BY THÉRÈSE MARGOLIS
Georgian Ambassador to Mexico Zurab Eristavi hosted a national day reception at Mexico City’s Club Naval Norte on Thursday, May 31, to mark his country’s centennial and the 27th anniversary of the reestablishment of that nation’s independence.
“Georgia first proclaimed its independence on May 26, 1918, and I want to remind you that Mexico was one of the first countries to officially recognize our sovereignty,” Eristavi told his guests at the start of the event, which included a lavish, sit-down luncheon.
“That republic lasted only 1,028 days – just short of three years – until the Soviet occupation.”
The young Caucasian nation was attacked by Soviet troops and was forcefully incorporated into the Soviet Union in February 1921.
Eristavi explained that it was not until after the fall of the Soviet Union that Georgia was able to reclaim its sovereignty.
“On this symbolic day, we celebrate the 27th anniversary of our second independence in 1991, when Soviet occupation finally came to an end,” he said.
“The Georgia of today is the direct political and legal inheritor of the first Georgian democratic republic.”
Eristavi pointed out that throughout the entire 73-year Soviet occupation, Georgia’s leaders, who remained in exile in France, never accepted nor recognized Moscow’s sovereignty over their nation, thus always maintaining the spirit and commitment of the Georgian people’s national freedom.
But Eristavi also noted that Russia once again invaded part of Georgia in 2008, and Russia still occupies the breakaway regions of Abkhazia and South Ossetia.
“Consequently,” he said, “this date also reminds us that our struggle for independence is not yet over.”
The ambassador sarcastically added that Russia had, in its own scathing fashion, sent a caustic congratulatory message to Georgia on the occasion by coaxing its lapdog Syrian President Bashar al-Assad into officially recognizing the so-called independence of Abkhazia and South Ossetia, also known as Tskhinvali.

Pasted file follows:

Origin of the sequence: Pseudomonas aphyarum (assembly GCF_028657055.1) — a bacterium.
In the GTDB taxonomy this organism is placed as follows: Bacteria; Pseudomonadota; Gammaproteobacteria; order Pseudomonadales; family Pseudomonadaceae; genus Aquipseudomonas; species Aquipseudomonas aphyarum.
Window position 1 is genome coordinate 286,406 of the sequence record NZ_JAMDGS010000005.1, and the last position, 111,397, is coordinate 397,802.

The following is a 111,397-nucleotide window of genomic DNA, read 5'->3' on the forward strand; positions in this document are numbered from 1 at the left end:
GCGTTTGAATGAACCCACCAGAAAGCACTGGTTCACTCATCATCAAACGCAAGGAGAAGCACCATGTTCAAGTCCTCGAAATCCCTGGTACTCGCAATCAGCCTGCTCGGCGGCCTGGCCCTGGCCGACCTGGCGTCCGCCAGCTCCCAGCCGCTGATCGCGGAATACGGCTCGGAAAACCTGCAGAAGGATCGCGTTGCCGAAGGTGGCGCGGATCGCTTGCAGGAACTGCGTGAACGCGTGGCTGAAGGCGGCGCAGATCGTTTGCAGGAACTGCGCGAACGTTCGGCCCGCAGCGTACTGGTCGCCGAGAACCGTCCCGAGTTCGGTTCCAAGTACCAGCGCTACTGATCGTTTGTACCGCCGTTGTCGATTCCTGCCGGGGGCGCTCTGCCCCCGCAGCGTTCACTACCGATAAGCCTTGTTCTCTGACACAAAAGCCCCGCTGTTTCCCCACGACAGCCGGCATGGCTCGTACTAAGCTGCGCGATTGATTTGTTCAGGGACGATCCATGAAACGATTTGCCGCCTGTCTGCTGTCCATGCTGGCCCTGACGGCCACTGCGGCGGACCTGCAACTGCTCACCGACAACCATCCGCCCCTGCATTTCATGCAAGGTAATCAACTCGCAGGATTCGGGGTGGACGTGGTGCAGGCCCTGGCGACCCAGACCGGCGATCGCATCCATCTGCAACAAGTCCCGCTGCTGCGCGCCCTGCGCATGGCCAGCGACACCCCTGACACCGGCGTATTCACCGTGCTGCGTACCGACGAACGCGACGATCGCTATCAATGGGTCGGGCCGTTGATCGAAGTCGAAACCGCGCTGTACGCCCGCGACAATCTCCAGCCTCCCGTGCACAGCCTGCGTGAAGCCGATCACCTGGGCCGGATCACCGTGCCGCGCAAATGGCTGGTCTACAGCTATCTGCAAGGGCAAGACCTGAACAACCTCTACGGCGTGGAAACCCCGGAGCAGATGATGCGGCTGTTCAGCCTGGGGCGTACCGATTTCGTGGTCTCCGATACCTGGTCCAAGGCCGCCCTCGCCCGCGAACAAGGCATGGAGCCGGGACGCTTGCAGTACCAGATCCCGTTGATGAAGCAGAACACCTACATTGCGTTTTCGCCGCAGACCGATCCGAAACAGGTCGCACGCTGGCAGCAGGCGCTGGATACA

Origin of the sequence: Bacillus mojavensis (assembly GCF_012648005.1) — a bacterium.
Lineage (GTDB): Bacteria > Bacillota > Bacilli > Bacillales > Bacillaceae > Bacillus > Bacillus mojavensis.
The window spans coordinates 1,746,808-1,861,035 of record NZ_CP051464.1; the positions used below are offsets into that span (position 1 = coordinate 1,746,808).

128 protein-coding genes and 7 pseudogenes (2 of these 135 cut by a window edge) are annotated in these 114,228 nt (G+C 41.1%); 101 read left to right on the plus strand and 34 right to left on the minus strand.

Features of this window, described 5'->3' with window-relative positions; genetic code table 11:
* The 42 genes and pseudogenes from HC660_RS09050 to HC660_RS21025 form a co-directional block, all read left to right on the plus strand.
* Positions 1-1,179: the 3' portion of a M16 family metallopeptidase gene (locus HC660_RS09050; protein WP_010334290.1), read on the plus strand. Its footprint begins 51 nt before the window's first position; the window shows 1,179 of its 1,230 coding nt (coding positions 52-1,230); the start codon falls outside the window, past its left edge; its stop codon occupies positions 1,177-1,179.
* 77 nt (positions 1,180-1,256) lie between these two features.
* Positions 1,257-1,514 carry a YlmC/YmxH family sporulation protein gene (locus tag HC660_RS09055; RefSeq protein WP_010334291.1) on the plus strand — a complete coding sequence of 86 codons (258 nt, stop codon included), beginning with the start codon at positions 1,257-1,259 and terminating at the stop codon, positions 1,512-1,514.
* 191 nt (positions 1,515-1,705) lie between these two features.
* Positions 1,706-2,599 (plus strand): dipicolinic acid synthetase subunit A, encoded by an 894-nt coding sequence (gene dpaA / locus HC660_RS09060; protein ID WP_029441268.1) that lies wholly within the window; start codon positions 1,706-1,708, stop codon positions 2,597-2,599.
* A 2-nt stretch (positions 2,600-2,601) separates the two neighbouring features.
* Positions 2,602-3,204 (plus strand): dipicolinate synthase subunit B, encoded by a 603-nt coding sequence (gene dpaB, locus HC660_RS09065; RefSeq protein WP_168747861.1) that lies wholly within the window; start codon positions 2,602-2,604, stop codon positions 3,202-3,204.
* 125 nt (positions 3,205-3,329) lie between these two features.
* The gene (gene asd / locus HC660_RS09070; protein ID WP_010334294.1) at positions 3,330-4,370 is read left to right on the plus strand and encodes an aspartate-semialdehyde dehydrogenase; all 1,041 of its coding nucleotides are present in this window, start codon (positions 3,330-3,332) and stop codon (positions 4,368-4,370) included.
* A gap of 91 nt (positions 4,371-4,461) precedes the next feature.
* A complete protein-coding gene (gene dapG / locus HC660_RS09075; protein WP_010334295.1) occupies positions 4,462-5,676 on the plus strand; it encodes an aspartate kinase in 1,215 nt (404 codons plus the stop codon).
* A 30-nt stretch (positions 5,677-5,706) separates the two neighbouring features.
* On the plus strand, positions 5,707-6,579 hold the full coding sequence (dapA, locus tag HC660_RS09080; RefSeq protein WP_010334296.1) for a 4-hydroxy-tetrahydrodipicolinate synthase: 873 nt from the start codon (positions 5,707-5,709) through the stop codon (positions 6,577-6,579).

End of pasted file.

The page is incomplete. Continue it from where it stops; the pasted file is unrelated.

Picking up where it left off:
With this action, Eristavi said that Assad had aligned himself with the likes of Vladimir Putin of Russia, Nicolás Madero of Venezuela, Daniel Ortega of Nicaragua and Baron Waqa of Nauru, all leaders with dubious records concerning human rights and respect for international law.
“Show me the company you keep, and I will tell you who you are,” Eristavi said.
The envoy went on to say that, despite Russia’s ongoing aggressions against the Georgian people, his government has strived to find a peaceful solution to its conflict with Moscow.
“Thank God, we are no longer alone in our struggle, the way we were a century ago,” Eristavi said.
“We now have the broad support of the international community, and in Latin America – especially in Mexico and Central America – we have found close diplomatic partnerships, not only in the political sphere, but in a wide range of fields.”
Eristavi listed a series of cultural, academic and scientific events that have helped to foster the growing bilateral friendship between Georgia and Mexico.
Notwithstanding, combined two-way trade remains low, about $23 million annually, with Georgia selling Mexico magnesium, construction materials and airplane parts, and Mexico exporting tequila, beer and soap operas to Georgia.
Georgia has tried to booster commercial relations through cultural and touristic promotions, as well as efforts to foster mutual awareness.
Eristavi said that the third round of bilateral political consultations took place last April, and that the fourth round is slated for early 2019 in Tbilisi.
He likewise recalled that Georgia is currently helping to rebuild the Humberto Esparza Villarreal School in Xochimilco, which was badly damaged in Mexico’s Sept. 19, 2017, earthquake.
“I do not subscribe to that premise that nations do not have friends, only interests,” Eristavi concluded.
“What I do believe is that partnerships are broadly based on the human principles of mutual respect for liberty, brotherhood and unity.”